Paul Vogler  (French, 1852-1904) 


Find Paul Vogler artworks for sale worldwide, artworks that sold at auction, a detailed biography, and more information on the artist below.
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Paul Vogler, The Moulin de la Galette


Paul Vogler
The Moulin de la Galette
Hirschl & Adler Galleries
Past auction results (189)  View All
Paul Vogler, Hameau au verger fleuri


Paul Vogler
Hameau au verger fleuri
oil on canvas


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Paul Vogler, Scènes champêtres (pair)


Paul Vogler
Scènes champêtres (pair)
oil on panel


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Paul Vogler, Bord de rivière sous la neige


Paul Vogler
Bord de rivière sous la neige
oil on canvas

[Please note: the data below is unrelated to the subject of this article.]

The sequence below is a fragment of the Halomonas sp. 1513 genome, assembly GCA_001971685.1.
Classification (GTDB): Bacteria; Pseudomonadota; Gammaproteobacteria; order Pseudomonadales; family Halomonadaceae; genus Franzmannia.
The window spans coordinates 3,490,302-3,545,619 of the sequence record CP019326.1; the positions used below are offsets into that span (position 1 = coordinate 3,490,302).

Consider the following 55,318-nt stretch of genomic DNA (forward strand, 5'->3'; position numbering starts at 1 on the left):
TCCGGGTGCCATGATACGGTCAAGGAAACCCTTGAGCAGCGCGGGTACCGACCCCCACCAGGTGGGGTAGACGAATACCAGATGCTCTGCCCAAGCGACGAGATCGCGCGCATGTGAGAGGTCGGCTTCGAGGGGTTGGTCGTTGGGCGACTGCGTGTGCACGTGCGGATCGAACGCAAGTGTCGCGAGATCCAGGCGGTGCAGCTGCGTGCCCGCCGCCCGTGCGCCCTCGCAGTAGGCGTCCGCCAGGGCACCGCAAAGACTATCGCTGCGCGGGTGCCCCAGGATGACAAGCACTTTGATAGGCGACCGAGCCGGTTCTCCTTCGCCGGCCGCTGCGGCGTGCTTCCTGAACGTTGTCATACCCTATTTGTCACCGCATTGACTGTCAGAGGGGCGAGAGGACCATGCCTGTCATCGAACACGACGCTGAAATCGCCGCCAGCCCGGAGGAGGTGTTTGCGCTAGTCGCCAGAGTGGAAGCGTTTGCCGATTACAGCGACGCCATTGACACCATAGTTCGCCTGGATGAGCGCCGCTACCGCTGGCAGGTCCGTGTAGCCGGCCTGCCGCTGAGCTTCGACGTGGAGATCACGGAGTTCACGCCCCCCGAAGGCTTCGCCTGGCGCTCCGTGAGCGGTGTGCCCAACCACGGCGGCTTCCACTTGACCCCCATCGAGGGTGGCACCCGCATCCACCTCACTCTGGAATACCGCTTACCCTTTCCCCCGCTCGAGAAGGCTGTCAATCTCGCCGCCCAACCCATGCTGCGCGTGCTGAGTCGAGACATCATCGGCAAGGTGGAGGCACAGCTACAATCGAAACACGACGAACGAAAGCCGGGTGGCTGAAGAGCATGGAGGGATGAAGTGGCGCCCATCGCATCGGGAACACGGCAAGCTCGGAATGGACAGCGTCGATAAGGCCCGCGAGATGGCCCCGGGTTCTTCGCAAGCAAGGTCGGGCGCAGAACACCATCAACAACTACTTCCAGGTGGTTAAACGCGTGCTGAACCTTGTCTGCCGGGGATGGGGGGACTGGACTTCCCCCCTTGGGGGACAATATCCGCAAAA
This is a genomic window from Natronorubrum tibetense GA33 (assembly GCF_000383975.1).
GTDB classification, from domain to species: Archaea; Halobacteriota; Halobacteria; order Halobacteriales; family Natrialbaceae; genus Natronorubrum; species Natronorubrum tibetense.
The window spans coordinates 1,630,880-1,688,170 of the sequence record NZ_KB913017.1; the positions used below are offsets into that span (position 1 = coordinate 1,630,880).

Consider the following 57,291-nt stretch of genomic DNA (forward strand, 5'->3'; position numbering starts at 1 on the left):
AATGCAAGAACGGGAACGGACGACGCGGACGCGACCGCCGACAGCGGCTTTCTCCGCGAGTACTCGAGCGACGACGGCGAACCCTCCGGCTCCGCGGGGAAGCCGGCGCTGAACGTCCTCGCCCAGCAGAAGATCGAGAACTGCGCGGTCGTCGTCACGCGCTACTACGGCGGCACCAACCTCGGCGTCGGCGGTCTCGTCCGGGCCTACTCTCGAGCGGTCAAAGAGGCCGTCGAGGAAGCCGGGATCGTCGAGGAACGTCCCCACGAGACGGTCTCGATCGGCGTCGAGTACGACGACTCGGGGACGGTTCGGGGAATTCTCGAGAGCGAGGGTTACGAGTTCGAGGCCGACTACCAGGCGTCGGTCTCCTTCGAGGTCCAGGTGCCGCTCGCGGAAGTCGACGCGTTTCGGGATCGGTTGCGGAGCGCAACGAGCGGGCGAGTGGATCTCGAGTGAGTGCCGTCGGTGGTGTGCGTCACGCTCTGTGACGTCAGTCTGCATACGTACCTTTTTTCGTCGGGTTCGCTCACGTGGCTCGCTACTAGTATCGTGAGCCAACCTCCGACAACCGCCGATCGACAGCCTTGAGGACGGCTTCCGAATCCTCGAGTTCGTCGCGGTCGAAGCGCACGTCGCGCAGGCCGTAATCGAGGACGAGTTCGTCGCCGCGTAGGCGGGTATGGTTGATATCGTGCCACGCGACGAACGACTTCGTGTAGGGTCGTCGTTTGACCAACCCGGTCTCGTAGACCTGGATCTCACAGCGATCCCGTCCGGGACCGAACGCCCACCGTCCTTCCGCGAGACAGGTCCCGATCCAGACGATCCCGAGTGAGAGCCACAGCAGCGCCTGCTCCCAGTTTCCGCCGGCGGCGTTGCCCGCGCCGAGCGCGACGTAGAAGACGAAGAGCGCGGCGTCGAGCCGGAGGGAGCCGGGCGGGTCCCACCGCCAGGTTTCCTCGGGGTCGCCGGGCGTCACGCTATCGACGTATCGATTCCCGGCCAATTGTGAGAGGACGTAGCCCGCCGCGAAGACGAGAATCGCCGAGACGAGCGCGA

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  Vogler, the son of a painter, painted buildings before he became an artist. Self-taught, he neither studied with a formal teacher or worked in a studio nor attended a fine art school or academy. He was foremost influenced by and an admirer of Sisley, whose palette and technique he adopted. Though he did not receive formal instruction from Sisley, the older artist did act as mentor, certainly advising the less experienced Vogler. Vogler was also an intimate friend of the art critic Aurier, the premier defender of Gauguin and van Gogh. Vogler possessed an ease and sensibility in his painting that was often noted by his contemporaries. His free application of color earned him a place in the ranks of the Impressionist landscape painters; he had many fervent admirers in the early collectors of this school. Unfortunately he appears to have been profligate with the earnings his success rewarded him, although producing beautiful canvases known for their fresh, harmonious colors and radiant depiction of light. He exhibited along with Bonnard, Vuillard, Lautrec, Anquetin and Signac at the Galerie Vollard, his subjects including Le Canal de Saint-Martin, the Quai de Valmy in winter, Banks of the Oise at L’Isle Adam, and Meules in the Winter Sun. While Vogler was generally admired, Pissarro criticized his achievements but the older painter was unsympathetic to the Nabis school and symbolists. The critic Lugné Poc took a more positive view of Vogler and included his name among several artists he admired along with Vuillard, Denis, and Sérusier.